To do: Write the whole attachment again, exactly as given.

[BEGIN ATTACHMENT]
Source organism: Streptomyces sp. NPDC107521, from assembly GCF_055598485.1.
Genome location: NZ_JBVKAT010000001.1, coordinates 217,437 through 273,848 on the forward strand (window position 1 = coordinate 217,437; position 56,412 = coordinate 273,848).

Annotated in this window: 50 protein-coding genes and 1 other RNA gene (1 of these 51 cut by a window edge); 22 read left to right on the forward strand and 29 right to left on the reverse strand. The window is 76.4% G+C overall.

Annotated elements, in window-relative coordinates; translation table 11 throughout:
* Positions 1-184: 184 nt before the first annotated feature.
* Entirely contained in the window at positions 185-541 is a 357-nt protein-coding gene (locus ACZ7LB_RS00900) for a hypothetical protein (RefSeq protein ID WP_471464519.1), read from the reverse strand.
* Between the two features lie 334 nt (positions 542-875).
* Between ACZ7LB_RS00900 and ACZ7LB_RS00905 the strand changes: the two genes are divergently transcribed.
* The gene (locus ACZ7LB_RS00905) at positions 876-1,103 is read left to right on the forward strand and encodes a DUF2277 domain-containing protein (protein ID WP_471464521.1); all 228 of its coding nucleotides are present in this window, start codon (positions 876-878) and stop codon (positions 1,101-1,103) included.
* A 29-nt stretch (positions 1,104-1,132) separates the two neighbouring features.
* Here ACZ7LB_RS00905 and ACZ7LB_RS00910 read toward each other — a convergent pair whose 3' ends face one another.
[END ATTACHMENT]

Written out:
Source organism: Streptomyces sp. NPDC107521, from assembly GCF_055598485.1.
Genome location: NZ_JBVKAT010000001.1, coordinates 217,437 through 273,848 on the forward strand (window position 1 = coordinate 217,437; position 56,412 = coordinate 273,848).

Annotated in this window: 50 protein-coding genes and 1 other RNA gene (1 of these 51 cut by a window edge); 22 read left to right on the forward strand and 29 right to left on the reverse strand. The window is 76.4% G+C overall.

Annotated elements, in window-relative coordinates; translation table 11 throughout:
* Positions 1-184: 184 nt before the first annotated feature.
* Entirely contained in the window at positions 185-541 is a 357-nt protein-coding gene (locus ACZ7LB_RS00900) for a hypothetical protein (RefSeq protein ID WP_471464519.1), read from the reverse strand.
* Between the two features lie 334 nt (positions 542-875).
* Between ACZ7LB_RS00900 and ACZ7LB_RS00905 the strand changes: the two genes are divergently transcribed.
* The gene (locus ACZ7LB_RS00905) at positions 876-1,103 is read left to right on the forward strand and encodes a DUF2277 domain-containing protein (protein ID WP_471464521.1); all 228 of its coding nucleotides are present in this window, start codon (positions 876-878) and stop codon (positions 1,101-1,103) included.
* A 29-nt stretch (positions 1,104-1,132) separates the two neighbouring features.
* Here ACZ7LB_RS00905 and ACZ7LB_RS00910 read toward each other — a convergent pair whose 3' ends face one another.